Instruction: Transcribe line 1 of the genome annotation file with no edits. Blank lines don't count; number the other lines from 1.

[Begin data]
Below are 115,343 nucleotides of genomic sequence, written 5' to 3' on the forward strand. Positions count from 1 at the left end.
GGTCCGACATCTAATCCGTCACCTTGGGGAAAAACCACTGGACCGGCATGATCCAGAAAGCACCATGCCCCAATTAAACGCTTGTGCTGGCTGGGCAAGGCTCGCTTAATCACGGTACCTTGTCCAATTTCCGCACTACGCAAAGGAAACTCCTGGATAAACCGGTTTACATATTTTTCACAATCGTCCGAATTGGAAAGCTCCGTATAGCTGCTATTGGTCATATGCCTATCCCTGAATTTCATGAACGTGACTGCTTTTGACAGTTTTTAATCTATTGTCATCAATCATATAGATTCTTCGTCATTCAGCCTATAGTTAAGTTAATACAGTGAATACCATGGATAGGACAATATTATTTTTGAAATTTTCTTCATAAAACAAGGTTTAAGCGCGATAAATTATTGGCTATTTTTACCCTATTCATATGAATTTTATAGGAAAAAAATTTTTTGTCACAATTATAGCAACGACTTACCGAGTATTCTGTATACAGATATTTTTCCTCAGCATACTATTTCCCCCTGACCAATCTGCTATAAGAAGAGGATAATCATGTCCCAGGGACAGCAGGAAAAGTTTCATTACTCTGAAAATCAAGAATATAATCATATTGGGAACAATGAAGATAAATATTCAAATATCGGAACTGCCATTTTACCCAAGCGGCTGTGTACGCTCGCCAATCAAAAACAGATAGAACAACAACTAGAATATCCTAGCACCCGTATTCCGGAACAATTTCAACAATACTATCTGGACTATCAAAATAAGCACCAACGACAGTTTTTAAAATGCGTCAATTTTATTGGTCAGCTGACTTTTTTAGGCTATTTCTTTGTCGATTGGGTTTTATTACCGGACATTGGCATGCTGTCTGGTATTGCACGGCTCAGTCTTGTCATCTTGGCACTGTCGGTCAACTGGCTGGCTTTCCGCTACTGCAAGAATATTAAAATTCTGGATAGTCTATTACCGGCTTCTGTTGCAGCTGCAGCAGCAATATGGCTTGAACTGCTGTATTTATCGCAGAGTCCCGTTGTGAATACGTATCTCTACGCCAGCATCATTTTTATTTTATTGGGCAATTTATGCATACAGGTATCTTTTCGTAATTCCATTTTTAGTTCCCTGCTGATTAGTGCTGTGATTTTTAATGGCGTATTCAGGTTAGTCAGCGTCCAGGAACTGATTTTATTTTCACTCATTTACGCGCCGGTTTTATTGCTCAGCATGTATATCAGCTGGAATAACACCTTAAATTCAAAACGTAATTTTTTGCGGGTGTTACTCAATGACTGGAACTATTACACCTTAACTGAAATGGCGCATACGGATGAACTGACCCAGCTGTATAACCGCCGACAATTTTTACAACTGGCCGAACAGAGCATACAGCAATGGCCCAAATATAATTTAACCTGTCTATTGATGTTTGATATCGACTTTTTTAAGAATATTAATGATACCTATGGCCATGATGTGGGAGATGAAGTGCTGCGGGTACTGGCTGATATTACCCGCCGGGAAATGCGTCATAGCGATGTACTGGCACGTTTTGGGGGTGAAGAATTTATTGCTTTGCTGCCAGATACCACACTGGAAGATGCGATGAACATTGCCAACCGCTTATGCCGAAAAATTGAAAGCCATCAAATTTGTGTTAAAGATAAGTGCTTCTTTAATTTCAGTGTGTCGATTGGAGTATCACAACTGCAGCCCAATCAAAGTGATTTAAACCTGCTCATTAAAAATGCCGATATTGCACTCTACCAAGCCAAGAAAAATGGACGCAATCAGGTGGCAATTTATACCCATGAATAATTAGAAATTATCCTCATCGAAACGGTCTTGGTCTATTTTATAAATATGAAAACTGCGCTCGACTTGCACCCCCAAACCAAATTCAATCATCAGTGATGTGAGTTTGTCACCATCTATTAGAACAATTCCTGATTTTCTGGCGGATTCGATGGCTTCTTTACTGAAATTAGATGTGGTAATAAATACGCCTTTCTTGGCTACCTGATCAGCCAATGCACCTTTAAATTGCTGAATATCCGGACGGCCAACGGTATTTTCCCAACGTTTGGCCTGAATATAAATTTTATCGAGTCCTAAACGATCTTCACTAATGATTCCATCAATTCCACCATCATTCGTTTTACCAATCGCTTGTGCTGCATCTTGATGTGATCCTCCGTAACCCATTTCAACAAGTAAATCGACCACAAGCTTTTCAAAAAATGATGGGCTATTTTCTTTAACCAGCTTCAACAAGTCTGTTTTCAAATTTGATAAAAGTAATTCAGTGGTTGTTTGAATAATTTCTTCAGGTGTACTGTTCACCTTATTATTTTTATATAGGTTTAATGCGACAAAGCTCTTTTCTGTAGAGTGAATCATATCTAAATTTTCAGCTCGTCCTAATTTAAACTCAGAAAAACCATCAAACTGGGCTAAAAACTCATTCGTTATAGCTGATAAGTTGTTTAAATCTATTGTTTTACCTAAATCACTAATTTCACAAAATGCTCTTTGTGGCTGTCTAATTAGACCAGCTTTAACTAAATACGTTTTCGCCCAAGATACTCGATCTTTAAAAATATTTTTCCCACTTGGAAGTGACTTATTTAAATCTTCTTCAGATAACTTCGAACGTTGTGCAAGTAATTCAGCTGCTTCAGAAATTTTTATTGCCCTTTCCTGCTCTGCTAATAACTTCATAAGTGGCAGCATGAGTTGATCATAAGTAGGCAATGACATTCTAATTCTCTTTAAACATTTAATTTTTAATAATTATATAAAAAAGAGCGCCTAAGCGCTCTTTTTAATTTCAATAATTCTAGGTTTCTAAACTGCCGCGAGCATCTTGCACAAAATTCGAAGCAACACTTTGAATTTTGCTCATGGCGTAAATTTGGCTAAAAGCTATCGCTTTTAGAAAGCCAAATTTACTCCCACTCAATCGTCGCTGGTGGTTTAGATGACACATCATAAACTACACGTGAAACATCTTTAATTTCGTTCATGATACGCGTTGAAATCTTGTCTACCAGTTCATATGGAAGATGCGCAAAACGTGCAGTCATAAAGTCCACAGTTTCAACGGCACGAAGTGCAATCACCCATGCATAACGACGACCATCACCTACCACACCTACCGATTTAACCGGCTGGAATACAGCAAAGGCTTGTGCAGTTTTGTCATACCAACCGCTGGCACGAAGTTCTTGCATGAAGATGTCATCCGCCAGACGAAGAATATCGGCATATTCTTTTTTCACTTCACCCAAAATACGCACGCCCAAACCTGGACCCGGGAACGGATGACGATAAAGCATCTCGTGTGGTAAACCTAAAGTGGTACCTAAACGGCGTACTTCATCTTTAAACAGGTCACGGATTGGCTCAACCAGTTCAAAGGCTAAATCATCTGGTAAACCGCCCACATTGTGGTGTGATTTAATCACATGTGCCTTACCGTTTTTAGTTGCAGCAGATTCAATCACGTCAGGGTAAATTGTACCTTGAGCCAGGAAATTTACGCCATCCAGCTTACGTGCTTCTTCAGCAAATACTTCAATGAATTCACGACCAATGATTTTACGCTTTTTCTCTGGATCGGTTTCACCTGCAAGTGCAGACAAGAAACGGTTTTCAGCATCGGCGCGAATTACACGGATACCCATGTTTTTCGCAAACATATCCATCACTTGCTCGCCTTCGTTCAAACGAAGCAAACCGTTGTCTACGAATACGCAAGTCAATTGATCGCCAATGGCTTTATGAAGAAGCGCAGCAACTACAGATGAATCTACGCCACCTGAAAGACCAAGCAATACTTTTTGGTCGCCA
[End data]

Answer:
Below are 115,343 nucleotides of genomic sequence, written 5' to 3' on the forward strand. Positions count from 1 at the left end.